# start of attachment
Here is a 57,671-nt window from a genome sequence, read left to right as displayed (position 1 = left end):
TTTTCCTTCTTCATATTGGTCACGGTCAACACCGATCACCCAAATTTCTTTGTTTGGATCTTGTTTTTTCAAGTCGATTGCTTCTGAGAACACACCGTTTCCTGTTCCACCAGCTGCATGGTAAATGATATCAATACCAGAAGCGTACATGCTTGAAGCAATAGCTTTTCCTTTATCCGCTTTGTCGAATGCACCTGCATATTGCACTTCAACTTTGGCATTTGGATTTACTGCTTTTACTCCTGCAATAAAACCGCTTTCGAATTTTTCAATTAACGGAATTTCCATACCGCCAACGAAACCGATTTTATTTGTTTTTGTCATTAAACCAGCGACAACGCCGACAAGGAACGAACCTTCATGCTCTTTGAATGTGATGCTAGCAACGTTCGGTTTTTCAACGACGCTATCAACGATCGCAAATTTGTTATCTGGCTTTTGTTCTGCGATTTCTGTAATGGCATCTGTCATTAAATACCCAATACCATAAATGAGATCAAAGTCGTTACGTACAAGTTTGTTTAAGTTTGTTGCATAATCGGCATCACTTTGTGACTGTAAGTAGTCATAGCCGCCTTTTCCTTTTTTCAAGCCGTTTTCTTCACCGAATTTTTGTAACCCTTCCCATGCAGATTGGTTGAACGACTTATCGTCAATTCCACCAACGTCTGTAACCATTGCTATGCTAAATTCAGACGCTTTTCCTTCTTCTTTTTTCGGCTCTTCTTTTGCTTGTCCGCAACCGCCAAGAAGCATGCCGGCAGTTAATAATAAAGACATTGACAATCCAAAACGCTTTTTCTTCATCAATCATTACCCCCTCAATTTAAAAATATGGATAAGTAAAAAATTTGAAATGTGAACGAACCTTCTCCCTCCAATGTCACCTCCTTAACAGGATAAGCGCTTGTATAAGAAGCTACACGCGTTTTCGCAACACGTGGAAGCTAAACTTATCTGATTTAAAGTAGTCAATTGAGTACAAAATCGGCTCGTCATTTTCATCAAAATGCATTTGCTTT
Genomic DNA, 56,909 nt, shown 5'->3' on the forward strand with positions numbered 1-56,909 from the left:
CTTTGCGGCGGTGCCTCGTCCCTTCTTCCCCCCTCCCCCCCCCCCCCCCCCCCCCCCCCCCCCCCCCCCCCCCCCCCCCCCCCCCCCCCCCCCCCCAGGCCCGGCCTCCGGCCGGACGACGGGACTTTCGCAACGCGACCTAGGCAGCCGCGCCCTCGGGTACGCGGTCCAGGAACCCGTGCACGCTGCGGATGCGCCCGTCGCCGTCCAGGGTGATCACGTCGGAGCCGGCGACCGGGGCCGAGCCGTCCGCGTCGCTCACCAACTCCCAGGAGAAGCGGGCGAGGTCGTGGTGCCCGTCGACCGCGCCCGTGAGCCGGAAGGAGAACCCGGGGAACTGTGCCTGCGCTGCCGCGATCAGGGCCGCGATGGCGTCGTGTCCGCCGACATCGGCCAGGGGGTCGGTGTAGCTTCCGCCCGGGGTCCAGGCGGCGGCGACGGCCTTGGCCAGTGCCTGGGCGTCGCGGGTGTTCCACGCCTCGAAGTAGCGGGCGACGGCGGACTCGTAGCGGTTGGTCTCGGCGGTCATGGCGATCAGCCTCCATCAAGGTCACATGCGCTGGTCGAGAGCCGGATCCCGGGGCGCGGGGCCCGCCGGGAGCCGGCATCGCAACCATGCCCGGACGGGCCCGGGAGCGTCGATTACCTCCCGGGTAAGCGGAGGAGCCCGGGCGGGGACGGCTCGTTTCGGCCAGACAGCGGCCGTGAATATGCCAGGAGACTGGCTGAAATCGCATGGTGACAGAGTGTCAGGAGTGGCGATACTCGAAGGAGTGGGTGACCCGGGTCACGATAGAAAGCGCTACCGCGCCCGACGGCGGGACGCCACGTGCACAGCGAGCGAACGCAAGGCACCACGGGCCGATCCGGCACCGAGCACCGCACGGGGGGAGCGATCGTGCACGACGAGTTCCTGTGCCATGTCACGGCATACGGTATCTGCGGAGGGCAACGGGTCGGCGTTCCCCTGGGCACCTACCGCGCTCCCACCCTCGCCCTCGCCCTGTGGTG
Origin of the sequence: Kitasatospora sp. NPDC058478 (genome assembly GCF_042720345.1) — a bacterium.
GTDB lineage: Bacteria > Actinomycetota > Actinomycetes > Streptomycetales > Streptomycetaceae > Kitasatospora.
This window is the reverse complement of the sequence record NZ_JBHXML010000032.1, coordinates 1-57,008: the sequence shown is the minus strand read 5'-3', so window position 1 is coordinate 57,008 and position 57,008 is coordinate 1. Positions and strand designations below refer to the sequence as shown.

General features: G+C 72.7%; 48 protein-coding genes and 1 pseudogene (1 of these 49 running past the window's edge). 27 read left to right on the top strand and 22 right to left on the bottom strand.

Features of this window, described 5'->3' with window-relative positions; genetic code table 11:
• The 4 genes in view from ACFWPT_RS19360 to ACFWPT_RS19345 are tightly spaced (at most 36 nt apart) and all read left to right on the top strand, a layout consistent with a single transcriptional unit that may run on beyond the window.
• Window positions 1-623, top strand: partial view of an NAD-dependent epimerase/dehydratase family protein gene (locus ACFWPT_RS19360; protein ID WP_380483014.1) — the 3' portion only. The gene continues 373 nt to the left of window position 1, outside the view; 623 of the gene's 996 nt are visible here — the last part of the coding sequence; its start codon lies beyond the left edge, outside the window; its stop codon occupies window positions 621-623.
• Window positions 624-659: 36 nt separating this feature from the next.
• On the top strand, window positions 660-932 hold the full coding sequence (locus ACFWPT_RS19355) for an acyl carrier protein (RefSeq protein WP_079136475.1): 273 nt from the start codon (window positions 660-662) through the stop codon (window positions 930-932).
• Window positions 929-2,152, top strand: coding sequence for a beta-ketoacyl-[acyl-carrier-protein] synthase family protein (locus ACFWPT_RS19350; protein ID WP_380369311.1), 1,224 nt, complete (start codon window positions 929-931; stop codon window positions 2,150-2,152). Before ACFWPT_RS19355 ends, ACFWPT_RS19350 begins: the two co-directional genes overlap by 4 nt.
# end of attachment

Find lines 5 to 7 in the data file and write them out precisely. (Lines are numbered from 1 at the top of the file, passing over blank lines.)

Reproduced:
Origin of the sequence: Kitasatospora sp. NPDC058478 (genome assembly GCF_042720345.1) — a bacterium.
GTDB lineage: Bacteria > Actinomycetota > Actinomycetes > Streptomycetales > Streptomycetaceae > Kitasatospora.
This window is the reverse complement of the sequence record NZ_JBHXML010000032.1, coordinates 1-57,008: the sequence shown is the minus strand read 5'-3', so window position 1 is coordinate 57,008 and position 57,008 is coordinate 1. Positions and strand designations below refer to the sequence as shown.